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East Carolina fans launch Team Boneyard NIL collective

Andy Wittry06/29/22
Article written by:On3 imageAndy Wittry



A group of East Carolina University fans embraced the school’s nickname and mascot when naming the newly unveiled Team Boneyard collective. In a press release sent Tuesday, Team Boneyard said 100 percent of its contributions, which the group will collect via credit card payment at teamboneyard.org, PayPal and Venmo, will go to East Carolina athletes for NIL activities. Team Boneyard’s press release said it’s not affiliated with East Carolina University.

“Companies can capitalize on this new and unique opportunity by having ECU athletes promote their business through media campaigns, social media campaigns, autograph signings and/or public appearances,” the release stated. “Team Boneyard will facilitate these marketing opportunities for companies and student athletes.”

In the Team Boneyard press release, Vern Davenport, Travis Burt and Henry Hinton are listed as contributors to the collective. Team Boneyard is registered as a limited liability company, or LLC, in North Carolina. Hinton is listed as the registered agent for Team Boneyard, which he filed as an LLC on May 17.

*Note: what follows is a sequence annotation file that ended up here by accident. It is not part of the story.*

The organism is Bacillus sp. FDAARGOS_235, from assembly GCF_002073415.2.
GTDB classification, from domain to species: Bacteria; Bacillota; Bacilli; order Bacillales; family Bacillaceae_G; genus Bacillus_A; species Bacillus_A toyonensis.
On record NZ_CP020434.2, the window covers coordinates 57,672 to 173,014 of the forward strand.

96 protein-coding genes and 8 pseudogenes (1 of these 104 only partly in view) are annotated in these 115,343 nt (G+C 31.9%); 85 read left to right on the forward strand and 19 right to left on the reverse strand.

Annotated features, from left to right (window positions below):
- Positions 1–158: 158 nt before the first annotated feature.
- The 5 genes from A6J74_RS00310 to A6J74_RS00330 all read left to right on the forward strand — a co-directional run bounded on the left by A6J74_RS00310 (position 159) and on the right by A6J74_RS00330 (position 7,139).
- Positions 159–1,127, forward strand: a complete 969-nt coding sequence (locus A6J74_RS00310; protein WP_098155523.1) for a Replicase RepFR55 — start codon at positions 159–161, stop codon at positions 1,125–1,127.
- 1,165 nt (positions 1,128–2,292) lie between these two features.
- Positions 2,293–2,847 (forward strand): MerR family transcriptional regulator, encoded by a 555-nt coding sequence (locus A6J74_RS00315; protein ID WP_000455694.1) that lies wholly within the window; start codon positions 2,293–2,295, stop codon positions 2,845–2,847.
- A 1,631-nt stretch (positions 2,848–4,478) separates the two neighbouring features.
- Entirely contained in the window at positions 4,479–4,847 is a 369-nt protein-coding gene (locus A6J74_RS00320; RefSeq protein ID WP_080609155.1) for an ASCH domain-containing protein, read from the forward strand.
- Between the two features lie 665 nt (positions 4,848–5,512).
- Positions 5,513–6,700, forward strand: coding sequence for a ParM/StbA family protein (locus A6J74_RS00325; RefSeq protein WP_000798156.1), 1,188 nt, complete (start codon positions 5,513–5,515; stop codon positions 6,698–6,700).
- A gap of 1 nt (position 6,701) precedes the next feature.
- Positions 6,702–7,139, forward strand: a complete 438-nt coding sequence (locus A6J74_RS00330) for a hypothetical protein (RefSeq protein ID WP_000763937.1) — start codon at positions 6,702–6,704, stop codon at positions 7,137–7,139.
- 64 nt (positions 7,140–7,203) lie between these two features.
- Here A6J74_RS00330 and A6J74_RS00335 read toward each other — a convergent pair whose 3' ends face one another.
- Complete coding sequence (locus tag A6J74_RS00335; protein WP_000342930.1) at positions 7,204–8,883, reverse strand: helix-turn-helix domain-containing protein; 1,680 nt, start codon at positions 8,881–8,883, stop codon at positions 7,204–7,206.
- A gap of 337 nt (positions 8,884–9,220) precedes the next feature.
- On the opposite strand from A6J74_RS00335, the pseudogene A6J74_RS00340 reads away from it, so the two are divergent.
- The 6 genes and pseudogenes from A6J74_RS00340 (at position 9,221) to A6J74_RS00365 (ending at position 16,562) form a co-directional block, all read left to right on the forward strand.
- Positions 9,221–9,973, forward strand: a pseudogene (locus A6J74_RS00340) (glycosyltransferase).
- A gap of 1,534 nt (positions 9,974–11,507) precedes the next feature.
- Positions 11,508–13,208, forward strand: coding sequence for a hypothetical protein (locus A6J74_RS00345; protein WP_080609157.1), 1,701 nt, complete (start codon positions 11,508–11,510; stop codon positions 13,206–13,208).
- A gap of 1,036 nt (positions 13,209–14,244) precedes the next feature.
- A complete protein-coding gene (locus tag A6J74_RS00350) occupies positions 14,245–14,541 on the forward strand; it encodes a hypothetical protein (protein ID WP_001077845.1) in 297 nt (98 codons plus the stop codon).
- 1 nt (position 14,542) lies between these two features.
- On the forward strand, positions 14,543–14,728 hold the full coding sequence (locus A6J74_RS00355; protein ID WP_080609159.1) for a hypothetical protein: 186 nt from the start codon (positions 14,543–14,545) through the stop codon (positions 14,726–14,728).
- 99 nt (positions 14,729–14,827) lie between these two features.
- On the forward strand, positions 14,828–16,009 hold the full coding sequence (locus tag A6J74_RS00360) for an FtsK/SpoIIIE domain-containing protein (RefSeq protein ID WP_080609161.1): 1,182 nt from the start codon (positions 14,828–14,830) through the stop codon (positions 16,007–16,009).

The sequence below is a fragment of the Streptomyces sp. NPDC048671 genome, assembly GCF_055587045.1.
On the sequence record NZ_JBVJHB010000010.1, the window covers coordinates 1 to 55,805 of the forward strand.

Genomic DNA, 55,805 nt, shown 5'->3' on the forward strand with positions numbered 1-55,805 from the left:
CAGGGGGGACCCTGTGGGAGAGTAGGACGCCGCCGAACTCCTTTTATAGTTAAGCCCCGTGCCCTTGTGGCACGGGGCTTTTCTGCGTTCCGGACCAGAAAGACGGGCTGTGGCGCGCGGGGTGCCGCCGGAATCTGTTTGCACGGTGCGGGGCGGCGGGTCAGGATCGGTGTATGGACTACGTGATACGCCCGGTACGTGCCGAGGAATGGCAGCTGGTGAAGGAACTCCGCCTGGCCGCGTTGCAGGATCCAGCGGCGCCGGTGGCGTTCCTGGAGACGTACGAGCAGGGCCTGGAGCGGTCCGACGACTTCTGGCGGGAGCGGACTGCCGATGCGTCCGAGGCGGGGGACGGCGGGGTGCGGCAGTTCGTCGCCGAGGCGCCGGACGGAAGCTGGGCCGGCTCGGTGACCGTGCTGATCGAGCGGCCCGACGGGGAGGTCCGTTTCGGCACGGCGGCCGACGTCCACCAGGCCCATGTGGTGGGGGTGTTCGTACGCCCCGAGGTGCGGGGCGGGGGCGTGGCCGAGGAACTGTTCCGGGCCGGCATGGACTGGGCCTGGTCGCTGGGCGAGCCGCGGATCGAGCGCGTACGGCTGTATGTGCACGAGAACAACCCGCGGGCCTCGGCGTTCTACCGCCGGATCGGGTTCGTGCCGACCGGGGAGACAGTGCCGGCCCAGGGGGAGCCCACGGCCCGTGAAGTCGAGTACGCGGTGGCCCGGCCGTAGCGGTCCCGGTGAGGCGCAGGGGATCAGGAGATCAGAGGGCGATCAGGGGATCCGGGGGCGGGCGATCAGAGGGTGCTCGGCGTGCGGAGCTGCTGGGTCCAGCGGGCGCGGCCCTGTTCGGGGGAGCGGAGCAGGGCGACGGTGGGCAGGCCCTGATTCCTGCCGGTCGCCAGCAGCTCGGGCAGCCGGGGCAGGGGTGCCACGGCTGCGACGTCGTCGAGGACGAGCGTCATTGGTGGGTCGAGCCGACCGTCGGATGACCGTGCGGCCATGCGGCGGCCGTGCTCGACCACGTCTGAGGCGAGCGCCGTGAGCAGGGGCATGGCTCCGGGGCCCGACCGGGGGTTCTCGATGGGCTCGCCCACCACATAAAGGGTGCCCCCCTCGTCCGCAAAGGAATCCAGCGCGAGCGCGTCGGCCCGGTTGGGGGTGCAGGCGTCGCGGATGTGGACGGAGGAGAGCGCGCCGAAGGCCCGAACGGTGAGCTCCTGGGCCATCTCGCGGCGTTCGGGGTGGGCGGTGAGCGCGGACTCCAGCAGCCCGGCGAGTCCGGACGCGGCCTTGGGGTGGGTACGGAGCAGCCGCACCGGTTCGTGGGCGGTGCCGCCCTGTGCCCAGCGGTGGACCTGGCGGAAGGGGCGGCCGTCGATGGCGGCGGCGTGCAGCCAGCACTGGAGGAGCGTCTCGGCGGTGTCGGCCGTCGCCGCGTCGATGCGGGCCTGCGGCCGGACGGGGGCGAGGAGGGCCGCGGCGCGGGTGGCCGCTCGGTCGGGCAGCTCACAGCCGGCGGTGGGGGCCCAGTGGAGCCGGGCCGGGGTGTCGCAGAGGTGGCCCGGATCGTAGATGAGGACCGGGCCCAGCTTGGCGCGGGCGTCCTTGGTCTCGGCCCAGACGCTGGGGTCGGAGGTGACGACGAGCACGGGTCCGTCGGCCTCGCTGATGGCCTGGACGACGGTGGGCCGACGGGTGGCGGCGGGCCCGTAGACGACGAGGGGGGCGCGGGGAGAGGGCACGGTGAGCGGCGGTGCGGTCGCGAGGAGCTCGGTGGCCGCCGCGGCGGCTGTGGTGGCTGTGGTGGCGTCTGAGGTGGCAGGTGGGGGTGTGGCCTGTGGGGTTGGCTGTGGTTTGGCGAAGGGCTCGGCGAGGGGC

What are NIL collectives?

Collectives are groups typically launched by fans of a specific school, which pool contributions that are then paid to athletes at the school in exchange for NIL-related services, such as social media posts or public appearances. Collectives are most common at the Power 5 level, especially in the Big Ten and SEC. The fan bases at some schools have created multiple collectives, including some that are designed to support athletes who compete in a specific sport. Some collectives have already merged.

In the American Athletic Conference, there are collectives to support athletes, including for athletes at UCF (Mission Control), Houston (Hoop and Holler Houston), SMU (Pony Sports DTX), Tulane (Fear the Wave) and Wichita State (Armchair Strategies). Soon-to-be AAC member UTSA has a collective, Runners Rising.

A recent trend in third-party groups that are designed to support a school’s athletes through NIL, whether they label themselves as collectives or membership-based communities, is player-led groups of football players. With the help of the company YOKE, these groups have launched at Arkansas, Auburn, Kansas State and Michigan State, where the players who join the group will split their NIL earnings equally.

Michigan State sixth-year senior right guard Matt Carrick recently sat down with On3 to explain how the Spartans became the first group to announce a player-led fan community.

“College athletics is rapidly changing and the creation of this collective on behalf of ECU Athletics is critical to our continued competitiveness,” Davenport said in a statement in the press release. “This collective will provide a trusted, compliant marketplace for Pirate Nation to successfully engage with ECU Student Athletes.”